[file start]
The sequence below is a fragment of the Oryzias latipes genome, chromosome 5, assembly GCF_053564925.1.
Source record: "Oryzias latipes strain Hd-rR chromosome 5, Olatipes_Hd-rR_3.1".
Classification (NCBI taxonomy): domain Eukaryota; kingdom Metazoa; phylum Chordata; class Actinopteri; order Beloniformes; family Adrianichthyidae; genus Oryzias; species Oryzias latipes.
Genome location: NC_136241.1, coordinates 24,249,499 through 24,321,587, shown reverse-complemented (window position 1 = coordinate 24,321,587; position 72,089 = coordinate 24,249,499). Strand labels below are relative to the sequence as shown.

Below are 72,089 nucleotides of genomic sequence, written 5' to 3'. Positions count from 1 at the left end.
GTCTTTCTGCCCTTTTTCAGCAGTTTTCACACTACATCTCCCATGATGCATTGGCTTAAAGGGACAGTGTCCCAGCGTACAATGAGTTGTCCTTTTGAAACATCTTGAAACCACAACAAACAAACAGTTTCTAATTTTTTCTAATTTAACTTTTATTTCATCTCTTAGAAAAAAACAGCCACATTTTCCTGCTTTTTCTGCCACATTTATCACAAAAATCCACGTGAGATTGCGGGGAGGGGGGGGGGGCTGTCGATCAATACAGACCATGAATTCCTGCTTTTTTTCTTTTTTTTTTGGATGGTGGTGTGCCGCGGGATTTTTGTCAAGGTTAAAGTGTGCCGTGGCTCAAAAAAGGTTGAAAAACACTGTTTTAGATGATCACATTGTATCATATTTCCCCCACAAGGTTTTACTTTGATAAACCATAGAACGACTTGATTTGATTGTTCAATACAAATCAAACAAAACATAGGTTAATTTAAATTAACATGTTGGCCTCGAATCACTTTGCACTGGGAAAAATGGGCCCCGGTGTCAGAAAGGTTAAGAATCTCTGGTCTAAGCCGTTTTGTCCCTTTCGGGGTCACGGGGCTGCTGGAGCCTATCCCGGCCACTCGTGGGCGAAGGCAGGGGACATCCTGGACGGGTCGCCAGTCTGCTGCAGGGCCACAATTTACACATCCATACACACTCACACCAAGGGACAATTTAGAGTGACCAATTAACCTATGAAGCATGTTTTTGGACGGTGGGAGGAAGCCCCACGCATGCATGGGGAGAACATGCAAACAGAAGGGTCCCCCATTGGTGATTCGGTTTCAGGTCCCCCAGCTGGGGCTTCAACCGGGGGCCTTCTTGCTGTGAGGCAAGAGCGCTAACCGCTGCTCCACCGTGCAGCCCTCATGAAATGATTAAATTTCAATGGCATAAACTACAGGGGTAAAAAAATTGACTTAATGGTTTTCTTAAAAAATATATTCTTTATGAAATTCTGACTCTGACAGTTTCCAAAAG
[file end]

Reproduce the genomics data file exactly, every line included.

The sequence below is a fragment of the Oryzias latipes genome, chromosome 5, assembly GCF_053564925.1.
Source record: "Oryzias latipes strain Hd-rR chromosome 5, Olatipes_Hd-rR_3.1".
Classification (NCBI taxonomy): domain Eukaryota; kingdom Metazoa; phylum Chordata; class Actinopteri; order Beloniformes; family Adrianichthyidae; genus Oryzias; species Oryzias latipes.
Genome location: NC_136241.1, coordinates 24,249,499 through 24,321,587, shown reverse-complemented (window position 1 = coordinate 24,321,587; position 72,089 = coordinate 24,249,499). Strand labels below are relative to the sequence as shown.

Below are 72,089 nucleotides of genomic sequence, written 5' to 3'. Positions count from 1 at the left end.
GTCTTTCTGCCCTTTTTCAGCAGTTTTCACACTACATCTCCCATGATGCATTGGCTTAAAGGGACAGTGTCCCAGCGTACAATGAGTTGTCCTTTTGAAACATCTTGAAACCACAACAAACAAACAGTTTCTAATTTTTTCTAATTTAACTTTTATTTCATCTCTTAGAAAAAAACAGCCACATTTTCCTGCTTTTTCTGCCACATTTATCACAAAAATCCACGTGAGATTGCGGGGAGGGGGGGGGGGCTGTCGATCAATACAGACCATGAATTCCTGCTTTTTTTCTTTTTTTTTTGGATGGTGGTGTGCCGCGGGATTTTTGTCAAGGTTAAAGTGTGCCGTGGCTCAAAAAAGGTTGAAAAACACTGTTTTAGATGATCACATTGTATCATATTTCCCCCACAAGGTTTTACTTTGATAAACCATAGAACGACTTGATTTGATTGTTCAATACAAATCAAACAAAACATAGGTTAATTTAAATTAACATGTTGGCCTCGAATCACTTTGCACTGGGAAAAATGGGCCCCGGTGTCAGAAAGGTTAAGAATCTCTGGTCTAAGCCGTTTTGTCCCTTTCGGGGTCACGGGGCTGCTGGAGCCTATCCCGGCCACTCGTGGGCGAAGGCAGGGGACATCCTGGACGGGTCGCCAGTCTGCTGCAGGGCCACAATTTACACATCCATACACACTCACACCAAGGGACAATTTAGAGTGACCAATTAACCTATGAAGCATGTTTTTGGACGGTGGGAGGAAGCCCCACGCATGCATGGGGAGAACATGCAAACAGAAGGGTCCCCCATTGGTGATTCGGTTTCAGGTCCCCCAGCTGGGGCTTCAACCGGGGGCCTTCTTGCTGTGAGGCAAGAGCGCTAACCGCTGCTCCACCGTGCAGCCCTCATGAAATGATTAAATTTCAATGGCATAAACTACAGGGGTAAAAAAATTGACTTAATGGTTTTCTTAAAAAATATATTCTTTATGAAATTCTGACTCTGACAGTTTCCAAAAG